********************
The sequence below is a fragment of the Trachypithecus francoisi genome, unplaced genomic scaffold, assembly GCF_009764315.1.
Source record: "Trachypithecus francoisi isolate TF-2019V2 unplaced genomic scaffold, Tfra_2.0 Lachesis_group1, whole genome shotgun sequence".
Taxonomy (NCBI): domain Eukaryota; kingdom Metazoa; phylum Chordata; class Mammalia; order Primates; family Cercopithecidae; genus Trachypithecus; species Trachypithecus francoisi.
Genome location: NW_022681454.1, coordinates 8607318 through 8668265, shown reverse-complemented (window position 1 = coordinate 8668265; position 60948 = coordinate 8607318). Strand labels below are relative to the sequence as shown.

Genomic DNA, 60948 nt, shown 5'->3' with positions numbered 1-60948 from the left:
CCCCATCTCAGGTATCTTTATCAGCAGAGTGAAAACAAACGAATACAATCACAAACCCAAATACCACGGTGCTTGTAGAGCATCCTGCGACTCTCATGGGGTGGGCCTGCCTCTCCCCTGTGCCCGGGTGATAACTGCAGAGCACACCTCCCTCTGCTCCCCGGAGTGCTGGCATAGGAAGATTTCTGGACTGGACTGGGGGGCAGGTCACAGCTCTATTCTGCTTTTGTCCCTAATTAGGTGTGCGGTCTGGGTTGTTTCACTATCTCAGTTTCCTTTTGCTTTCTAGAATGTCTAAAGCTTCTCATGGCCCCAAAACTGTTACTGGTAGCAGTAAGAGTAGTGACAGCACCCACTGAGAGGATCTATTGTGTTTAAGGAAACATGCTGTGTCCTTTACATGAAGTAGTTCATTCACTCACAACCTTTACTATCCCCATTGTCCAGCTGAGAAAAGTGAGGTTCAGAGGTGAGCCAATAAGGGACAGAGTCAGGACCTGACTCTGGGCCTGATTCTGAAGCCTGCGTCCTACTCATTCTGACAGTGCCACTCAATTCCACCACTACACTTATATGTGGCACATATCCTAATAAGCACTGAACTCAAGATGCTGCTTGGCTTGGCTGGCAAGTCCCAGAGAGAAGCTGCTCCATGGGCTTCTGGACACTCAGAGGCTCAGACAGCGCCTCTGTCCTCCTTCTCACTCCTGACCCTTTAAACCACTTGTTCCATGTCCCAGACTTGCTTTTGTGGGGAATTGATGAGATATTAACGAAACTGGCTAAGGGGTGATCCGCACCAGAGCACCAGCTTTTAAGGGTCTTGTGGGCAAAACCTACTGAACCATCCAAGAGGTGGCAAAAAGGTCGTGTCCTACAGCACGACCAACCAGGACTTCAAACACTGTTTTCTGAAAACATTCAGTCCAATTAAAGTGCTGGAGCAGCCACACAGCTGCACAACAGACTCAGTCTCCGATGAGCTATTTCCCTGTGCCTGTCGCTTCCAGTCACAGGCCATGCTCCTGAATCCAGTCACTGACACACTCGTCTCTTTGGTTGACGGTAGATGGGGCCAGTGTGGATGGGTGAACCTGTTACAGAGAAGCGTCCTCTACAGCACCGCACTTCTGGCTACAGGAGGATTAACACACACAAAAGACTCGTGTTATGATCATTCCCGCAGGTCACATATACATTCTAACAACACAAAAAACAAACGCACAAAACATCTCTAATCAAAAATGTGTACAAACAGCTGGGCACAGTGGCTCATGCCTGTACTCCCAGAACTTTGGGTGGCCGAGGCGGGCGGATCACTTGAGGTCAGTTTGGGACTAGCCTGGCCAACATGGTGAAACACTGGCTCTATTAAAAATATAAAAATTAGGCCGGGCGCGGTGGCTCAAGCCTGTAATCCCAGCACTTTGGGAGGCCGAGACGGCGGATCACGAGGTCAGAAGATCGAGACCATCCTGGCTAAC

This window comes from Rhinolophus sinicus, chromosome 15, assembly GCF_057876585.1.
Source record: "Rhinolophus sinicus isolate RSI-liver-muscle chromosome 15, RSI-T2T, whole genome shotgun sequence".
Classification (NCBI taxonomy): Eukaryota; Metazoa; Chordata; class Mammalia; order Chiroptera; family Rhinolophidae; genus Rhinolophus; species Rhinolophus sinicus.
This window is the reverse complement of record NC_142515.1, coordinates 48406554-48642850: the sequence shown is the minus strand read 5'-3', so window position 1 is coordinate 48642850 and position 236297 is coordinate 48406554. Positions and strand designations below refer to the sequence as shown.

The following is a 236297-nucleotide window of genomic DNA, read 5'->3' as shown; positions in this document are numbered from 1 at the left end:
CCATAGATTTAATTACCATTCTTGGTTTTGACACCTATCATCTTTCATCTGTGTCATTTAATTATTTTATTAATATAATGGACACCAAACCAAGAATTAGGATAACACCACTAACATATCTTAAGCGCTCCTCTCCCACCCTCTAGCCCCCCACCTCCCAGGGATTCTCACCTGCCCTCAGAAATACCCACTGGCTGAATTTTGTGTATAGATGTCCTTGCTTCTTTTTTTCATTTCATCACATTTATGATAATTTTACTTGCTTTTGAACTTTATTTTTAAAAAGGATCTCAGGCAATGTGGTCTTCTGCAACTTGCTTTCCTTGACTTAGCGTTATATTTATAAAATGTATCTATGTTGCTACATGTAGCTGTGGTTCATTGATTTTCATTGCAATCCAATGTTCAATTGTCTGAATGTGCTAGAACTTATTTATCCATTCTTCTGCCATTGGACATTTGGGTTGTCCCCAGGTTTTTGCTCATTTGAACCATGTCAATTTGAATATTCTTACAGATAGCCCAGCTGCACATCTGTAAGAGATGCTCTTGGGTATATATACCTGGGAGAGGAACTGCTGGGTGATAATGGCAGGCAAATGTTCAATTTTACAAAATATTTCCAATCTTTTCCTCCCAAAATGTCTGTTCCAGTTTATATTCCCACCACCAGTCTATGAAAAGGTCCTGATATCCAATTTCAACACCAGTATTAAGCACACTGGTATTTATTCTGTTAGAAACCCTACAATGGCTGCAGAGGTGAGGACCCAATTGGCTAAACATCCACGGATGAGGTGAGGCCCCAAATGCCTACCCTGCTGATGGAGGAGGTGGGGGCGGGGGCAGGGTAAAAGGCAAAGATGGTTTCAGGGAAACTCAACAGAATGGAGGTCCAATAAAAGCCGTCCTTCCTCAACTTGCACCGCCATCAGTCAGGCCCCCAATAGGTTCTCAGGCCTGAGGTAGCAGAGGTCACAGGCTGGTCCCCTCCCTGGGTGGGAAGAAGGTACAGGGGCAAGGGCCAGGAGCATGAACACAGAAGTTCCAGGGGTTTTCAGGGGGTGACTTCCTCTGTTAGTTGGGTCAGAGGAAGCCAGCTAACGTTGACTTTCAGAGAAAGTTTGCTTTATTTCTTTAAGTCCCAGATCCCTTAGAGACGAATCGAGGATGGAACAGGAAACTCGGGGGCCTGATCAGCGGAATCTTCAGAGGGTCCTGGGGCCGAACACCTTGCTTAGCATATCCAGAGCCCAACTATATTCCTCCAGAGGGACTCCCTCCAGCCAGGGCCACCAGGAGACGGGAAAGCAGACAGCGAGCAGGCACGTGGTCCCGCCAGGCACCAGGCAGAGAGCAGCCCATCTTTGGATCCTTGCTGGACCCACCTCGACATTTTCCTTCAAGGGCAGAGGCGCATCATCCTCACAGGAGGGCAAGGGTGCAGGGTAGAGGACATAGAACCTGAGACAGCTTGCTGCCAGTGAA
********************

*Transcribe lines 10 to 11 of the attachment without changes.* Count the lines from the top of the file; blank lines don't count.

This window is the reverse complement of record NC_142515.1, coordinates 48406554-48642850: the sequence shown is the minus strand read 5'-3', so window position 1 is coordinate 48642850 and position 236297 is coordinate 48406554. Positions and strand designations below refer to the sequence as shown.

The following is a 236297-nucleotide window of genomic DNA, read 5'->3' as shown; positions in this document are numbered from 1 at the left end: